A job with Uncle Sam? Line forms in cyberspace

April 12, 1994|By Ellen Gamerman | Ellen Gamerman,States News Service

ARLINGTON, Va. -- So you want to work for the federal government? Getting your foot in the door was never this easy. You don't even have to change out of your pajamas.

Just pick up the telephone. Use the keypad to punch in your experience, education, job specialties. Chitchat with the computerized voice on the other end. It can't even be surly to you -- that's not in the program.

In the latest idea from the Clinton administration's government streamlining plan, the government unveiled its first fully automated personnel office yesterday.

An elaborate voice mail system and computer uplinks could be the way thousands of federal employees seek promotions or transfers and the way hopeful recruits find a spot in the government ranks.

This technology, as well as video consoles that job-hunt and color monitors that review applications, was displayed yesterday at the grand opening of the federal government's first "paperless personnel office."

"This is a future we've talked about for some time," said James King, director of the Office of Personnel Management (OPM), standing amid talking computers, ultra-smart phone systems and multicolored video displays. "We're here and it's now."

The OPM's version of the automotive showroom, the demonstration office located near the Pentagon is run by the OPM and the Department of Defense. It is designed to inspire other federal agencies to streamline and computerize their personnel offices.

What already exists in cyberspace for job hunters includes:

* An electronic bulletin board that allows anyone with a personal computer and modem to access current federal job listings -- including salaries and hiring information. Information seekers can call 1-912-757-3100 for computer access.

* A telephone line that allows job seekers to process applications through their telephone keypads. That number is 1-800-800-8776.

* A 24 hour-a-day federal employment information line. The number is 1-912-757-3000.

"We want to show the rest of the government that this is not pie in the sky," said Elaine Kamarck of the administration's National Performance Review. "This is not passing fancy. This is real."

For applicants in the video generation, Mr. King promised, government job openings can be explored with "the touch of a button."

With the toll-free telephone line, it takes minutes to complete an application for a new job -- or even bid for a promotion.

The phone-in system can save days of work. Currently, federal employees must complete "the dreaded 171 form" -- as Mr. King calls it -- an application that can take several days to complete and hours to review. When one position attracts 50 applicants, that paperwork can be oppressive, Mr. King said, adding that someday he hopes to obliterate the long-winded government document altogether.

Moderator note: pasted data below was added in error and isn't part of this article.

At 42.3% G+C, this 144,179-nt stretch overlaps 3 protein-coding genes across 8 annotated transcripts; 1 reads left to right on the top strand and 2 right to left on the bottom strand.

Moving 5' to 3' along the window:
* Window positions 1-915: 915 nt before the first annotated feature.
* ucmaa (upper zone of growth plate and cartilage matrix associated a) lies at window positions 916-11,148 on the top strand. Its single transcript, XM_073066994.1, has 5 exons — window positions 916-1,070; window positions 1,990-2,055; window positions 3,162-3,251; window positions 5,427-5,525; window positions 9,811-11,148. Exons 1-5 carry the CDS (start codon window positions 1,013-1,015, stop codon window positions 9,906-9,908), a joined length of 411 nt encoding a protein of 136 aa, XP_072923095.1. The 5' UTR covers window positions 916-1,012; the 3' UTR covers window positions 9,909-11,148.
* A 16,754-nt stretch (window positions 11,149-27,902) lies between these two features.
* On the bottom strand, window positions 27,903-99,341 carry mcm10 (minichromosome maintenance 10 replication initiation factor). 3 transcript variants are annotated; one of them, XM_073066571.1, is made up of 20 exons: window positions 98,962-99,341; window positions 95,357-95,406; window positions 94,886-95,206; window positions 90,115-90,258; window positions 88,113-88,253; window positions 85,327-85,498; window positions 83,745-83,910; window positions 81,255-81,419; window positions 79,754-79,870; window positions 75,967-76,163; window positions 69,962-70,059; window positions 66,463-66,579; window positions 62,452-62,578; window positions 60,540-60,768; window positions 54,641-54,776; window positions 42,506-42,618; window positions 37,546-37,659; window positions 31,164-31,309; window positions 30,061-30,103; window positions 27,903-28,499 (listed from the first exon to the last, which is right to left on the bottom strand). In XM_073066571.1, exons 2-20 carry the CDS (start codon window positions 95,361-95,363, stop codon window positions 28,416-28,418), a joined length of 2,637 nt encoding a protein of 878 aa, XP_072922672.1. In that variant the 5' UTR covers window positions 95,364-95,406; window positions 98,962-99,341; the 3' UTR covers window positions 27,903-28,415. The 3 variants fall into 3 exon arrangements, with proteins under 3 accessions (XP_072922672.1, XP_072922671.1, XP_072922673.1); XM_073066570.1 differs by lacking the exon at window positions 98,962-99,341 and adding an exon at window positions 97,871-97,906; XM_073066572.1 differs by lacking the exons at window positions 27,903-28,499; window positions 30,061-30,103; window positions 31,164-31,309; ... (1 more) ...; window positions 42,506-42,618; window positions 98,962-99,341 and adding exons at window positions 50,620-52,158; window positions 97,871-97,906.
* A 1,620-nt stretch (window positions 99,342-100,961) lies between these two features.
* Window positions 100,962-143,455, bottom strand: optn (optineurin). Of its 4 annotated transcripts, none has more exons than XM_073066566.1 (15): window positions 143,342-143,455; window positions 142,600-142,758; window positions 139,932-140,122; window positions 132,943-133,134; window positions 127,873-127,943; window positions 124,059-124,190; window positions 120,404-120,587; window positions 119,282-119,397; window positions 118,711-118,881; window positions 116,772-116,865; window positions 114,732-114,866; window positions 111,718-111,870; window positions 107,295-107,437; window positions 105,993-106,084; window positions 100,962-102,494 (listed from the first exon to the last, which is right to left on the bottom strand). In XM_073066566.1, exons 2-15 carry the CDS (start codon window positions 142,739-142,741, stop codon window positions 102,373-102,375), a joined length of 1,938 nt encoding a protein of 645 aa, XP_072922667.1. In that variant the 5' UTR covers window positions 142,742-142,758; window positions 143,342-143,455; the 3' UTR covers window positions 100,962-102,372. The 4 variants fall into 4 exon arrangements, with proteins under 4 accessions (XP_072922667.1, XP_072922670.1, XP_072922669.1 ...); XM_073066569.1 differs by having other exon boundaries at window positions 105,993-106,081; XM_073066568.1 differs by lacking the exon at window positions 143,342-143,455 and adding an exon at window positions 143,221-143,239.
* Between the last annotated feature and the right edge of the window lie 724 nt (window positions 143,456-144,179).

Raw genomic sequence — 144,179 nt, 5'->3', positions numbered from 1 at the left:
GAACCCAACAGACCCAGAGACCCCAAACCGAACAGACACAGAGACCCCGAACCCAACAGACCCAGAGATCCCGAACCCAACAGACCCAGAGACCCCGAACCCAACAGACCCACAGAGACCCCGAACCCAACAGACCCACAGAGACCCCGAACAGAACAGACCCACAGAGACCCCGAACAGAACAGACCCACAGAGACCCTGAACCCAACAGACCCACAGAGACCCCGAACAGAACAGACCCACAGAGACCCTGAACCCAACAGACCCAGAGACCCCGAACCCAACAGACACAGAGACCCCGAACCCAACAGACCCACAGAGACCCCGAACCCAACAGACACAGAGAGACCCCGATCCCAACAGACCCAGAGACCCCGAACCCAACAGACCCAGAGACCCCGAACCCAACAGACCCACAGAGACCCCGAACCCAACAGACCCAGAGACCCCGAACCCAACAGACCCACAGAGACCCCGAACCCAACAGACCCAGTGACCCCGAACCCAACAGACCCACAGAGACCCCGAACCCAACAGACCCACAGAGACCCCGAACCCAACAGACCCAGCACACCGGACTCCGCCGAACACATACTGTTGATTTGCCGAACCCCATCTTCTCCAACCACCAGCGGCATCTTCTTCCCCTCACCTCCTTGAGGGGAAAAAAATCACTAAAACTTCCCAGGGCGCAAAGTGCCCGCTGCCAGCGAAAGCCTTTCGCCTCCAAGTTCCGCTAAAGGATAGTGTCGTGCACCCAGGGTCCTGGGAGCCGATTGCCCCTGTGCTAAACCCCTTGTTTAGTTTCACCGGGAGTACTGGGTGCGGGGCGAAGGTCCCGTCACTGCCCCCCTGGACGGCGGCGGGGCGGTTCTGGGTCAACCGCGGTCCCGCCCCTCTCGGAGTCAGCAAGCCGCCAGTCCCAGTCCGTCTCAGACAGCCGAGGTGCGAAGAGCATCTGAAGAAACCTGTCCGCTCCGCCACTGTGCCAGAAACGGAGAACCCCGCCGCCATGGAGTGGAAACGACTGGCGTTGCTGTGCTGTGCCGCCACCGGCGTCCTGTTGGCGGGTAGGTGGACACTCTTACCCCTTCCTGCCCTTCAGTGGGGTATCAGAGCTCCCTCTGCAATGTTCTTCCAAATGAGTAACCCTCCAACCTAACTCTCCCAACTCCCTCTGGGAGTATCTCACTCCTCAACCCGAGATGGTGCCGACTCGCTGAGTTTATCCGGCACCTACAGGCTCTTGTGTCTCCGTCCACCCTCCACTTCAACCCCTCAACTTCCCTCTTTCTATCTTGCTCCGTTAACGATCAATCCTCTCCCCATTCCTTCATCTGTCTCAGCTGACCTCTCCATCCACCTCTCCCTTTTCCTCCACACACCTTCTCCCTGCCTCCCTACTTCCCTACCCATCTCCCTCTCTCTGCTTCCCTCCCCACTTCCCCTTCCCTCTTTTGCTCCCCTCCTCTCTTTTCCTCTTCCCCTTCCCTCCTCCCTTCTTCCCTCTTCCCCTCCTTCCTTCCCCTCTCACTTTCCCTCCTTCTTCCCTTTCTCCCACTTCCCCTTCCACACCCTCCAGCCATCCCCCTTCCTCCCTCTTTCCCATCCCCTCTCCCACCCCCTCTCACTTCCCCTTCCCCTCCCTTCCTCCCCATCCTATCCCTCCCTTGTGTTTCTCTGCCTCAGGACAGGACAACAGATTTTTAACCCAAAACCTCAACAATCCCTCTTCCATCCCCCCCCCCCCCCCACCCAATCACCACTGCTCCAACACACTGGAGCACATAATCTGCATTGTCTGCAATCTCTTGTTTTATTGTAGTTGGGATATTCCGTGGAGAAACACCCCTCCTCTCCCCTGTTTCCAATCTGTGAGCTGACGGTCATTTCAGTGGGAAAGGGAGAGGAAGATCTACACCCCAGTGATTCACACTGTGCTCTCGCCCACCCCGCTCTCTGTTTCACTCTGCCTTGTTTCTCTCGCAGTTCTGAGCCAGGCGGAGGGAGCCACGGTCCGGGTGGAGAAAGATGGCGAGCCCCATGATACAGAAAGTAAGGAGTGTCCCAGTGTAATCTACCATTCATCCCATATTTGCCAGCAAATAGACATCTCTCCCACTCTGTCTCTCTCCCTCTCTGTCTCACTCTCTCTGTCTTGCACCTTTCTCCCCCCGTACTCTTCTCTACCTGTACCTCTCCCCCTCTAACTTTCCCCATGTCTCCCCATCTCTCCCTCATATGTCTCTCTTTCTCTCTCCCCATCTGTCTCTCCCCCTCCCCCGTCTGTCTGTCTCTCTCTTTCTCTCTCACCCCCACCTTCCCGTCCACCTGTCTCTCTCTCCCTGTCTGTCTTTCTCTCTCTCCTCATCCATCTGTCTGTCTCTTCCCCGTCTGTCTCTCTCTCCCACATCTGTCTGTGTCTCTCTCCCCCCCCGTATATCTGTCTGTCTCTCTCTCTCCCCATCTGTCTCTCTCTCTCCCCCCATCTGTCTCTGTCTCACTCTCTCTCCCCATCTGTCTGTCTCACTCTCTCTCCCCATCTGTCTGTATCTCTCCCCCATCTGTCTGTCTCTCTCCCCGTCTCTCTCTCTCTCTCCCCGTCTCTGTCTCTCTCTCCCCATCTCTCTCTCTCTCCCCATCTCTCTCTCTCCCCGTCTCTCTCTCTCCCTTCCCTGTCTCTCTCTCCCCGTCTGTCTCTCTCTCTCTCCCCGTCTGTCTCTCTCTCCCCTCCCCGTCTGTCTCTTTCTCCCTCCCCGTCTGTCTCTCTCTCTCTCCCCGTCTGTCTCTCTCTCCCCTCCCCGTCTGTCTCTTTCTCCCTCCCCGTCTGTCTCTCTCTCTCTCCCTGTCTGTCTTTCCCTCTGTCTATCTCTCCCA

"There are a lot of personnel people who don't want to give it up," said OPM's associate director Leonard Klein. "They've been doing it this way for many years, and they want to hang on to what they know."

Massive though they may be, the written government application forms allow individual applicants to distinguish themselves with short essays. Will a computerized personnel system turn the federal work force into a cadre of faceless drones?

No way, said Mr. King.

"You get yourself on-line, and that's how we find you," he said, adding that interviews will still be required. "In the final analysis, we'll always want to take that look."

Nevertheless, the personnel office of the future can look a bit impersonal at times. On one computer, the applicant's life experience is reduced to a bunch of computer-readable dots -- filled in with a No. 2 pencil -- which determine his or her "rate and rank." Each sheet is fed to a high-speed scanner and then processed in a computer. The better your dot sheet, the more money the computer decides you should make.

For Van Yee, the OPM staffing specialist running the scanner, the new technology has it's benefits. It used to take one hour to rank an application. But not anymore.

"It's so easy," he said. "Now we can do 1,500 applications in just one hour."

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